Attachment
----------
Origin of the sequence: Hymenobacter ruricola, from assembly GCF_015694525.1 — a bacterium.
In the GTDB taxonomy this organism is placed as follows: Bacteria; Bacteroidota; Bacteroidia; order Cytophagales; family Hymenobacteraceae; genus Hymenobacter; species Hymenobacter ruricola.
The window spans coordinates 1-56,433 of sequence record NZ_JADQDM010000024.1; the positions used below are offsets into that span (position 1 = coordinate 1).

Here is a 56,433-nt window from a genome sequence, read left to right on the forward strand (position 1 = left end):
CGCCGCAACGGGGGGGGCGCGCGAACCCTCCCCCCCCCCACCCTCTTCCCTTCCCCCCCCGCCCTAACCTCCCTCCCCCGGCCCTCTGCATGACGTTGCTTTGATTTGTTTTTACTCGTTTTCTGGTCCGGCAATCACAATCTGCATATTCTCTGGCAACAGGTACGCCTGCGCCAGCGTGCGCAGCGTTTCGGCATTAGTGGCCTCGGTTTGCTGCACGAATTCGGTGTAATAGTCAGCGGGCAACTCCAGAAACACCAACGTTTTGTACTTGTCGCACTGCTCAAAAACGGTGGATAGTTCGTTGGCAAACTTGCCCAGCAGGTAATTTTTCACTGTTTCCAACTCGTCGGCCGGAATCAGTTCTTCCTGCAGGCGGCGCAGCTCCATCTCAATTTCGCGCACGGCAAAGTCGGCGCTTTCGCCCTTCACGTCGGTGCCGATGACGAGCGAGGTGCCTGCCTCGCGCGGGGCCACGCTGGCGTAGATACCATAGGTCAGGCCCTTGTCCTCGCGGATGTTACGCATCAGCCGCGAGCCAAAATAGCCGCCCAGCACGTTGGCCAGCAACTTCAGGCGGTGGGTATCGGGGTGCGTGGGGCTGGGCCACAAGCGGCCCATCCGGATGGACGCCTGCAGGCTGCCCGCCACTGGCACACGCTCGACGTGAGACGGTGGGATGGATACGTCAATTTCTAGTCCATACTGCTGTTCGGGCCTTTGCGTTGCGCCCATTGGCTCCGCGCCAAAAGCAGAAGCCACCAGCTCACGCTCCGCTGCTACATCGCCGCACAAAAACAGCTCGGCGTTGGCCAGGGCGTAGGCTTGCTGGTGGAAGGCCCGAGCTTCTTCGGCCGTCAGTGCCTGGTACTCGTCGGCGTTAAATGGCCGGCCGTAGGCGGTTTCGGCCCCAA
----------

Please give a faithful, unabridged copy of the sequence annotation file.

Origin of the sequence: Hymenobacter ruricola, from assembly GCF_015694525.1 — a bacterium.
In the GTDB taxonomy this organism is placed as follows: Bacteria; Bacteroidota; Bacteroidia; order Cytophagales; family Hymenobacteraceae; genus Hymenobacter; species Hymenobacter ruricola.
The window spans coordinates 1-56,433 of sequence record NZ_JADQDM010000024.1; the positions used below are offsets into that span (position 1 = coordinate 1).

Here is a 56,433-nt window from a genome sequence, read left to right on the forward strand (position 1 = left end):
CGCCGCAACGGGGGGGGCGCGCGAACCCTCCCCCCCCCCACCCTCTTCCCTTCCCCCCCCGCCCTAACCTCCCTCCCCCGGCCCTCTGCATGACGTTGCTTTGATTTGTTTTTACTCGTTTTCTGGTCCGGCAATCACAATCTGCATATTCTCTGGCAACAGGTACGCCTGCGCCAGCGTGCGCAGCGTTTCGGCATTAGTGGCCTCGGTTTGCTGCACGAATTCGGTGTAATAGTCAGCGGGCAACTCCAGAAACACCAACGTTTTGTACTTGTCGCACTGCTCAAAAACGGTGGATAGTTCGTTGGCAAACTTGCCCAGCAGGTAATTTTTCACTGTTTCCAACTCGTCGGCCGGAATCAGTTCTTCCTGCAGGCGGCGCAGCTCCATCTCAATTTCGCGCACGGCAAAGTCGGCGCTTTCGCCCTTCACGTCGGTGCCGATGACGAGCGAGGTGCCTGCCTCGCGCGGGGCCACGCTGGCGTAGATACCATAGGTCAGGCCCTTGTCCTCGCGGATGTTACGCATCAGCCGCGAGCCAAAATAGCCGCCCAGCACGTTGGCCAGCAACTTCAGGCGGTGGGTATCGGGGTGCGTGGGGCTGGGCCACAAGCGGCCCATCCGGATGGACGCCTGCAGGCTGCCCGCCACTGGCACACGCTCGACGTGAGACGGTGGGATGGATACGTCAATTTCTAGTCCATACTGCTGTTCGGGCCTTTGCGTTGCGCCCATTGGCTCCGCGCCAAAAGCAGAAGCCACCAGCTCACGCTCCGCTGCTACATCGCCGCACAAAAACAGCTCGGCGTTGGCCAGGGCGTAGGCTTGCTGGTGGAAGGCCCGAGCTTCTTCGGCCGTCAGTGCCTGGTACTCGTCGGCGTTAAATGGCCGGCCGTAGGCGGTTTCGGCCCCAA